BRAIN and spinal operations have been cancelled after raw sewage poured into a brain surgery unit at Scotland’s flagship hospital campus.
Hospital bosses have been forced to close one operating theatre and postpone non-emergency procedures due to the risk of infection from the plumbing leak in the recovery areas of the Institute of Neurosciences at the Queen Elizabeth University Hospital campus.
Waste pipes burst in the ward above on Friday for the second time in weeks, according to a spokesperson for NHS Greater Glasgow and Clyde (GGC).
Labour public services spokeswoman Jackie Baillie said the story would “turn Scotland’s stomach” and called for an urgent explanation from the Scottish Government as to what went wrong.
Union representatives blamed the incident on a long-standing design fault within the ageing unit, which is due to be replaced by a new £7 million theatre suite in 2017.
The health board apologised to those affected and admitted it was a frustrating situation for patients and staff.
Labour public services spokesperson Jackie Baillie said: “This story will turn Scotland’s stomach. This is not the level of care we expect at Scotland’s flagship hospital campus, patients and staff deserve so much better than this.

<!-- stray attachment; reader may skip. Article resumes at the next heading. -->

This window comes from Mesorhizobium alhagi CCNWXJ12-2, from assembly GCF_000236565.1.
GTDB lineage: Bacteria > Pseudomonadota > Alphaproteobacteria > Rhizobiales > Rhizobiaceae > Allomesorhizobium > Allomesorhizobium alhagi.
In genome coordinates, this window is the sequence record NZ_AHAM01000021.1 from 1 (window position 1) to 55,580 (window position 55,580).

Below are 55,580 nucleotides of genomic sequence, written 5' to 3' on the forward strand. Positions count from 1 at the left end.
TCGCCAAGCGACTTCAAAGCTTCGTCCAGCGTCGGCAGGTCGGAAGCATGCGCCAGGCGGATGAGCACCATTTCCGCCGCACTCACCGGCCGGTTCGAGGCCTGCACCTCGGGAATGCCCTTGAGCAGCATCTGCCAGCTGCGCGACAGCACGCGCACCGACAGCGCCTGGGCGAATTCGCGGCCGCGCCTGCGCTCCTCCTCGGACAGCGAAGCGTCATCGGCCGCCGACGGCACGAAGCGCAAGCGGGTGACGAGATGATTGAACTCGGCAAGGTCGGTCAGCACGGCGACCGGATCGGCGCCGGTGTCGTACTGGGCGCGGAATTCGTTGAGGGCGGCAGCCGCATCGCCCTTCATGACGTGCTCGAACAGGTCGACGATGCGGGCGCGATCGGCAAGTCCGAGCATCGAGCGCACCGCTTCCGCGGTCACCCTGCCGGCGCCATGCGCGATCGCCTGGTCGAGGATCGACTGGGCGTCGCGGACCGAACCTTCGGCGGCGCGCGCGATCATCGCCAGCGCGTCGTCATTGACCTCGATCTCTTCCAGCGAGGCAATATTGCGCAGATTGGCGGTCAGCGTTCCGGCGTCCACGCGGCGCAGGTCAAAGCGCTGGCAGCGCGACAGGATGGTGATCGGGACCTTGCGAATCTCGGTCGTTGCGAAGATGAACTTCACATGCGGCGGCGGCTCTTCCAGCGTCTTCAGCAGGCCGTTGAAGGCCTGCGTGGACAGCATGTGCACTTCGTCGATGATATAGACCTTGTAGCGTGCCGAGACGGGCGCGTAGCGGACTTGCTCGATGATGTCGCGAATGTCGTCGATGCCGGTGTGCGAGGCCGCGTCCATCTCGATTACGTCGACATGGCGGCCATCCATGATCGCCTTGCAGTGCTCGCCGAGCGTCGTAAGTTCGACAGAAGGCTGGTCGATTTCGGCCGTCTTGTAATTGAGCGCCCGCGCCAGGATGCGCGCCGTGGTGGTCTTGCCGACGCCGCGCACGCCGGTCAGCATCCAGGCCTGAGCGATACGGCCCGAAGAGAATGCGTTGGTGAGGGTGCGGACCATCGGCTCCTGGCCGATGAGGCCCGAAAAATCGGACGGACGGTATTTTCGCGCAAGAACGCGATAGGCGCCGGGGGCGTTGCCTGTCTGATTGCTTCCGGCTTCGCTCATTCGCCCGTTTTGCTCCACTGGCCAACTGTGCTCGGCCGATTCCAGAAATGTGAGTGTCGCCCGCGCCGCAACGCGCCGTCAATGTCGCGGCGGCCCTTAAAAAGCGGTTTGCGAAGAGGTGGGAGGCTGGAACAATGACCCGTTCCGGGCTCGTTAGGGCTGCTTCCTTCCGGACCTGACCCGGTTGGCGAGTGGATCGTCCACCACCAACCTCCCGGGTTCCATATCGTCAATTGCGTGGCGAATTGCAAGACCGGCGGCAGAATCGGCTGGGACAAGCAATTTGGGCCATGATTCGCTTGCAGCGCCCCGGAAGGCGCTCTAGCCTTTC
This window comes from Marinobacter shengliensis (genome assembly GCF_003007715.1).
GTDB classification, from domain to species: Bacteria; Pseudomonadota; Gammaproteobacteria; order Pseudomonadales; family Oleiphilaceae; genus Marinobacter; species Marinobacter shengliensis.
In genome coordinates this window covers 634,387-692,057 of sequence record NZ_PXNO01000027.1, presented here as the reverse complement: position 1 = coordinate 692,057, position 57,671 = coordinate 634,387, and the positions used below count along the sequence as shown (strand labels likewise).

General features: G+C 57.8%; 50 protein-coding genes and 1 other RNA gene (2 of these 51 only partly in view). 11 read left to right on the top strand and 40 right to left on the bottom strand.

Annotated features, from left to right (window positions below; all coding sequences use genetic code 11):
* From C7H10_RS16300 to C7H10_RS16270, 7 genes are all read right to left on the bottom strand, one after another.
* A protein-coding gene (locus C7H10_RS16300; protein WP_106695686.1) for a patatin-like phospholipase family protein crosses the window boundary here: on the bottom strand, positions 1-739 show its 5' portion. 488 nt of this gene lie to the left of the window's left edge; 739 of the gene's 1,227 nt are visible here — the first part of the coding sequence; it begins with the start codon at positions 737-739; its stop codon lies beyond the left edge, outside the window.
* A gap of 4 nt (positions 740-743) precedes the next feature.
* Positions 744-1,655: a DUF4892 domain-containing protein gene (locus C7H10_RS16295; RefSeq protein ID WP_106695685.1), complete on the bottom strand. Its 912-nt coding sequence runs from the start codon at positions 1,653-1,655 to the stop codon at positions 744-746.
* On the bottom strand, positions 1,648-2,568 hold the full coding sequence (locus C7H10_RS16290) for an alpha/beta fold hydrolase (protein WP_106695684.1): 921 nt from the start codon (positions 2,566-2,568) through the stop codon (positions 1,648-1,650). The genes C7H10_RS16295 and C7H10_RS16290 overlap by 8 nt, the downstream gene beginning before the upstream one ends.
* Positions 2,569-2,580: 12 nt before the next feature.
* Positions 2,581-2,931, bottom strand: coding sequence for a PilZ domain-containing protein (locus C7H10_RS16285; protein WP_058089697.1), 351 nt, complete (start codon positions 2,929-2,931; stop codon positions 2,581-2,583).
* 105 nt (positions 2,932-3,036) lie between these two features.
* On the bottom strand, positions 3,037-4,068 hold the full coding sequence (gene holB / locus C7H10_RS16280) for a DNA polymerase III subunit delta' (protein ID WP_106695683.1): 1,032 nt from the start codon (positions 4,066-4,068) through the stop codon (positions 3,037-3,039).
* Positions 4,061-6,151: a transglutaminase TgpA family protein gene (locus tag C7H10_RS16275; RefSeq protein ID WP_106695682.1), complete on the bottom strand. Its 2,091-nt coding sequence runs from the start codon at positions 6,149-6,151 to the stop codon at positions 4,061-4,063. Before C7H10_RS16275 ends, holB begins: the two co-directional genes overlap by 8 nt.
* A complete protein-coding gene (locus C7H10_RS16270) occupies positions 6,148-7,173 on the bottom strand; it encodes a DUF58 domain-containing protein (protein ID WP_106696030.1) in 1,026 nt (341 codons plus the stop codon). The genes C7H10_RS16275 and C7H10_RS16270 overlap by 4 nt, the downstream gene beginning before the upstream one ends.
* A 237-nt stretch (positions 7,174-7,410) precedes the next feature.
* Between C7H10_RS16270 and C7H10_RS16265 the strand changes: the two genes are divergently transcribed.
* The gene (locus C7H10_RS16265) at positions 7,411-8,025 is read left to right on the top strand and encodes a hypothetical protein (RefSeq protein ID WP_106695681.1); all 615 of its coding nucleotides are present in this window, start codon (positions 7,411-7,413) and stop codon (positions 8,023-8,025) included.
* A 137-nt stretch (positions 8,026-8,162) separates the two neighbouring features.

“This week the SNP Health Minister [Shona Robison] has been trying to assure Scotland that the NHS is safe on her watch, but shocking stories like this completely undermine that. She must explain urgently what has gone wrong here.
“Last year the experts at Audit Scotland confirmed the SNP had cut the health budget and also revealed hundreds of millions of pounds worth of repairs to the NHS estate were needed.”
Elective procedures will be carried out elsewhere in the hospital while the problem is being resolved, an NHS GGC spokesperson said.
They said: “On Friday of last week, the recovery area, not the theatres, in the Institute of Neurosciences was affected by a leak from the pipes in the wards above.
“Regrettably, this was the second incident during the month of February and, on the advice of infection control colleagues, we have postponed some elective surgical procedures in the theatres whilst our estates staff conduct essential survey work to identify remedial work required.
“Two theatres are being used for emergency procedures, which are being carried out as normal.”